5 Critical Sections for Your Letter of Intent

is a letter of intent binding

Getting the initial offer to buy a business right is vital to ensure a smooth purchase transaction. Your best option is to have a business lawyer draft your letter of intent (LOI) to ensure it accomplishes the five goals of an LOI.

Those goals are dependent on having certain provisions and sections in the letter. Unfortunately, I have seen many business buyers make expensive mistakes with their letters of intent because they worded key provisions improperly or omitted them altogether. Before you send your offer to buy a business for sale, be sure your LOI includes these five critical sections.

One: Non-Binding, Unless I Say So

While not a “provision” or “section,” as such, this is such an important aspect, which affects the entirety of the LOI, that I have to mention it. Remember that most paragraphs of a letter of intent are non-binding. Some provisions, however, are binding and must be marked as such—for good reason.

There are a few common ways to handle the differentiation. I prefer to insert a paragraph explicitly at the beginning of the letter that the letter’s provisions are non-binding and subject to certain conditions, except when expressly stated otherwise. Then, I will add a short sentence to the beginning of each binding paragraph, as needed, to designate it as binding, e.g. “This paragraph shall be binding on the parties.”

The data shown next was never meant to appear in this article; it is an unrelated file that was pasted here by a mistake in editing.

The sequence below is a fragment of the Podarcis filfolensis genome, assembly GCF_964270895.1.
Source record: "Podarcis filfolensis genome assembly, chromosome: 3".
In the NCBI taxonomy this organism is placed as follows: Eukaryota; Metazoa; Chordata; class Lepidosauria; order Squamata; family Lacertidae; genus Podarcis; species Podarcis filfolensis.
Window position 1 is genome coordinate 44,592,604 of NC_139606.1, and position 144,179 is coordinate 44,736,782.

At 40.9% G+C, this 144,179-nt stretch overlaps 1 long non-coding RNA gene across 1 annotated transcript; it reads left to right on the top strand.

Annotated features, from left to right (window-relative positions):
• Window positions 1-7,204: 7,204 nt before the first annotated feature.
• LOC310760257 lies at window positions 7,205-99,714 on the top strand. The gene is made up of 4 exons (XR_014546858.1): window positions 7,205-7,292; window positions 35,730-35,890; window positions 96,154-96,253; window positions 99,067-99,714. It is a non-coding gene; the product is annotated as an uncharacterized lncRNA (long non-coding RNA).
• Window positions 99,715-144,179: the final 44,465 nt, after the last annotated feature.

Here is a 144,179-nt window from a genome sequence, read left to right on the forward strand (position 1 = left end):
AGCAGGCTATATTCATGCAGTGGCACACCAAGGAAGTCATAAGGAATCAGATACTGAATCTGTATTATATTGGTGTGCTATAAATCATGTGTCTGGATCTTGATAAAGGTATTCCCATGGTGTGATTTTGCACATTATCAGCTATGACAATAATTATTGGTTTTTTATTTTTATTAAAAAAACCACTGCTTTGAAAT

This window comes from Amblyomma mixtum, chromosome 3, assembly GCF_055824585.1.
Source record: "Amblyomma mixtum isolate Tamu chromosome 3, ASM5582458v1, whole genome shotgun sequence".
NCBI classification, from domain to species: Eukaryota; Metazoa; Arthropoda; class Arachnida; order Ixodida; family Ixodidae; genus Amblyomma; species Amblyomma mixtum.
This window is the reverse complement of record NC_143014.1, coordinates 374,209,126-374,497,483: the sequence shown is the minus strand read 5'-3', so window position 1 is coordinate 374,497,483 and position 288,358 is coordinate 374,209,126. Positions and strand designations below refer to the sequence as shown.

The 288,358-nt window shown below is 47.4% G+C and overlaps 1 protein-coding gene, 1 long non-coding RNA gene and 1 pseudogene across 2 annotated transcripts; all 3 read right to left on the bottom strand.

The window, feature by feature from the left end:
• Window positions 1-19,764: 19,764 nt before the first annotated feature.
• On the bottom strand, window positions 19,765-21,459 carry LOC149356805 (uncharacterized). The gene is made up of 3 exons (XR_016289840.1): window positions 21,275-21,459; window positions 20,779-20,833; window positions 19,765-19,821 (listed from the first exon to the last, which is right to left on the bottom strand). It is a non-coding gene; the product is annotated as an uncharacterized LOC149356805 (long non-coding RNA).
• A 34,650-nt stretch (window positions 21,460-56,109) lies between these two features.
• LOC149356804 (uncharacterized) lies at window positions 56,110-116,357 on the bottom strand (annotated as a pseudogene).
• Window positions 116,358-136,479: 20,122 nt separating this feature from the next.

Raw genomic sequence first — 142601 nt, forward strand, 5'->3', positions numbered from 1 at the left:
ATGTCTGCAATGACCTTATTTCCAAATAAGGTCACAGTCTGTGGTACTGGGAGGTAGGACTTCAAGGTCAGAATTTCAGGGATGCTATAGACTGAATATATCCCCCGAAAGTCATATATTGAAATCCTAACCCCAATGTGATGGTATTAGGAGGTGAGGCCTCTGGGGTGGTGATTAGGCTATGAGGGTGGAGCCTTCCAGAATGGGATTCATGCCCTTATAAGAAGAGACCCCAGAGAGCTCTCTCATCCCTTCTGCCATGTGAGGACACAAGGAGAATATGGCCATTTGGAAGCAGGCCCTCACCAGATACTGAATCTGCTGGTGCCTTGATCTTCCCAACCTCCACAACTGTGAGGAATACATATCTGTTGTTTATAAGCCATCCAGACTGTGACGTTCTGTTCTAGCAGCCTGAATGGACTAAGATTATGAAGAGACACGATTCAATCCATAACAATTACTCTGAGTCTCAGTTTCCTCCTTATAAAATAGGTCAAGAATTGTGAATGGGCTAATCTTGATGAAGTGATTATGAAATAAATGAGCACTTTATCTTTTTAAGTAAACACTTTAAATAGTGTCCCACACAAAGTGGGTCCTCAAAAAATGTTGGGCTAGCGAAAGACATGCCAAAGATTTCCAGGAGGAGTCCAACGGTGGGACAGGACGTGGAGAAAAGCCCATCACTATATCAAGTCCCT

Explicitly addressing the binding nature of the LOI and specific sections is important. On the one hand, you want to ensure the other party will be bound by the provisions that are beneficial to your interests. On the other hand, you cannot assume that the letter of intent will be nonbinding by default; enough case law now exists that you have to explicitly mark out provisions as nonbinding to protect yourself as well.

Two: Due Diligence

The due diligence paragraph is one of the most important paragraphs in the letter of intent. The due diligence review itself is time consuming and effortful, not to mention expensive. It’s also key to knowing whether the business purchase will be a good move for you. No surprise, this paragraph must be explicitly made binding.

First, the LOI should set a time frame for the due diligence. The span will require some negotiation. It’s a complex and labor-intensive process for you, and it is intrusive and cumbersome for the seller. A 90-day due diligence period will never be acceptable to a seller, but a 5- or 10-day period should never be acceptable to the buyer. A reasonable time frame for due diligence is 30–45 days.

The heart of this section states that the buyer (and any advisors) must be given reasonable access to the business and to the appropriate documentation of the business. Additionally, it instructs the seller to comply and cooperate with the buyer and answer any questions. The more specific you can be in this section, the better. Formal requests for due diligence documents and access will be made separately.

Word to the Wise

Beware that some fill-in-the-blank contracts will only let you out of the deal if due diligence uncovers a greater-than 5% discrepancy between a business’ actual and provided financial information. This is yet another reason to use a qualified business attorney and not form contracts for your business purchase.